movies, and a movie that's going to hit some classic "star wars" notes. ♪ ♪ six weeks before the premiere, we dropped in on a hollywood scoring session for "the force awakens." ♪ ♪ composer john williams, who won an academy award for the first "star wars" film, was back, along with the iconic refrain he wrote 38 years ago. take a look behind williams. that's not some awestruck groupie. that's the movie's director, j.j. abrams. i saw you up here with your video camera, taking... >> j.j. abrams: oh, well, this is... this is, like, momentous, you know-- john williams conducting his "star wars" music. i mean, as a fan, i can't even believe i get to be here. ♪ ♪
>> whitaker: abrams saw "star wars" when he was 11, and never outgrew his passion for the film. on this day, when he wasn't in the middle of the orchestra, filming on his phone, he was racing around the soundstage, here the fan... >> john williams: do you think it could work? >> abrams: let me just think. yeah. it's incredible. >> whitaker: ...there the director. >> abrams: we may need to make the ♪ bum-ba-da-ba-da... repeat those bars just because it might be a little bit longer before we get into the interior of the transport. >> whitaker: i see you running around. i mean, you're very... >> abrams: really? i've... i've felt so calm today. >> whitaker: yeah. this is you, calm? >> abrams: really, this is me, "oh, god"... >> whitaker: this is you, calm? >> abrams: yeah. >> whitaker: is it intimidating, in any way? >> abrams: uh... oh, yeah. oh, yeah. it's... there are moments of just abject terror, as to what... what we're all taking on. >> whitaker: what he's taking on is this-- "the force awakens." disney is counting on abrams to
expand the universe of "star wars" fans, while staying true to geolurge cas' original vision. and the die-hard fans-- their expectations are out of this world. >> the force-- it's calling to you. >> whitaker: when the official trailer was posted online, it was viewed 112 million times in just 24 hours. >> nothing will stand in our >>y. whitaker: talk about the force. the fans are a force to be reckoned with, and it's intense. >> abrams: it is. >> whitaker: it's not just the fans here; this is global. >> abrams: it's not a movie. it's a... it's... it's bigger than all of us. it's a... it's almost a religion for people. >> whitaker: what grabbed you about "star wars"? >> abrams: the experience of it was so profound and so moving and so funny and so sweet that, for me, as a kid, it blew my mind.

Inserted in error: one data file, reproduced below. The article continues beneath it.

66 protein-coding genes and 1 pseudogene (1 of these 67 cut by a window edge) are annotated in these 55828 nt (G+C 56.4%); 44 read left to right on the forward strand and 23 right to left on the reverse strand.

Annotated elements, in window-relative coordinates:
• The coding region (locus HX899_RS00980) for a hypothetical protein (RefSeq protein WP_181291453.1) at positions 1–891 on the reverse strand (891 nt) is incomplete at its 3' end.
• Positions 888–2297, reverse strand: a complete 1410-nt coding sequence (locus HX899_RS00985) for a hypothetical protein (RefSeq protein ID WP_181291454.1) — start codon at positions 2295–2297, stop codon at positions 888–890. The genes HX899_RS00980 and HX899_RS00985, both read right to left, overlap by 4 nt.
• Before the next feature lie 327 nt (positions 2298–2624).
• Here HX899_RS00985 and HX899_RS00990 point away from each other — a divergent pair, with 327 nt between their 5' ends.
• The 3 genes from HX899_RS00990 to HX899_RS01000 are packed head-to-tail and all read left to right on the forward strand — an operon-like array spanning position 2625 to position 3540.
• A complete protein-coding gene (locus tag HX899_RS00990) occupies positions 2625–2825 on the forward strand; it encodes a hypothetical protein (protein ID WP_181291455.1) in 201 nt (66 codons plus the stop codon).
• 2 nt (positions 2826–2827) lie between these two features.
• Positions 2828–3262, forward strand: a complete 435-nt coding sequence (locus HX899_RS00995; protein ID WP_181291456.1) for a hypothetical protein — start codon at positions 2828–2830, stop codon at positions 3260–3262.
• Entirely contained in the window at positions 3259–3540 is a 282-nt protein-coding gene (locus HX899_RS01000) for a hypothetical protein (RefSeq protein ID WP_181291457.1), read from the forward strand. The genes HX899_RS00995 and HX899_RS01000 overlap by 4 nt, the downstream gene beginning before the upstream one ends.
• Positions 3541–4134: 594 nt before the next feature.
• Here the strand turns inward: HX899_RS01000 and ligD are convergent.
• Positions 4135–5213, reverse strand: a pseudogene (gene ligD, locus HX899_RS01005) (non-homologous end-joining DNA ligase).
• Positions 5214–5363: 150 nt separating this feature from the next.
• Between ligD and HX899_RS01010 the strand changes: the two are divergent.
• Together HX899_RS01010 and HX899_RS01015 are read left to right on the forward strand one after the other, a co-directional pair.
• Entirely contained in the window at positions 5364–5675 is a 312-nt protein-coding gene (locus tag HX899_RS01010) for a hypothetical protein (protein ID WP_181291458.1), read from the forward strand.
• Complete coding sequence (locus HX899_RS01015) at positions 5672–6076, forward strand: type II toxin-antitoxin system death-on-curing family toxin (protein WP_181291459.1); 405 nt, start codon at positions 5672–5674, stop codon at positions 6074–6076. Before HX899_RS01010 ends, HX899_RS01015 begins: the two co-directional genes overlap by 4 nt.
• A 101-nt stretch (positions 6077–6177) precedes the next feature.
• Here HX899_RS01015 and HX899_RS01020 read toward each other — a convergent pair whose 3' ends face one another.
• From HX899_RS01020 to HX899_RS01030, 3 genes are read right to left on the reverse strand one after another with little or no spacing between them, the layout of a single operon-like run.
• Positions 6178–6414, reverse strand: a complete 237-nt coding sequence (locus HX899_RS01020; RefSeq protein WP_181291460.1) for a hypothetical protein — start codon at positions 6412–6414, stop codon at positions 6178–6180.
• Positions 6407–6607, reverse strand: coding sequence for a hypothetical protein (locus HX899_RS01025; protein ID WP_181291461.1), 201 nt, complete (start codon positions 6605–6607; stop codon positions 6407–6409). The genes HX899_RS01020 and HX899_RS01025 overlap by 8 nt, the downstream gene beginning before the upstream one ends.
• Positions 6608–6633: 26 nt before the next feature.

and it was just... it said, "anything is possible." >> whitaker: abrams has been working on "the force awakens" non-stop for three years. he's managed to keep a tight lid on it. this is one of the few clips disney has released. he told us his movie is set about 30 years after "return of the jedi," the final film in the first trilogy. at the end of that movie, the good guys had vanquished the empire and subdued the dark side... or so it seemed. what has been going on in that galaxy? >> abrams: "return of the jedi" seemed to end pretty happily. but the walk off to the sunset is always a misleading thing, because, "well, then what?" and so, one of the things that i think you see in this movie is that things didn't just end happily, and that the idea of the force-- both the dark and the light side-- are at a classic "star wars" place, which is in a desperate moment. >> whitaker: a moment which
forces a new generation to step up. >> finn: we can't outrun them. >> rey: we might in that quad jumper. >> whitaker: stepping into a lead role-- 23-year-old newcomer daisy ridley. her character is rey, a desert scavenger. john boyega is another new face. he plays finn, a disillusioned storm trooper. >> finn: i've got nothing to fight for. >> whitaker: your universe seems to be a more diverse place, by gender? by race? >> abrams: mm-hmm. >> whitaker: what do you think the impact of that is going to be? >> abrams: when we started casting the movie, it felt incredibly important to me that the movie look like the world in which this movie is being released. >> whitaker: abrams didn't just direct the movie; he wrote it with lawrence kasdan, who wrote two of the original "star wars" with lucas. abrams knew from the start he would tell a story that blended the new with the old. taking his cue from the first trilogy, he made authenticity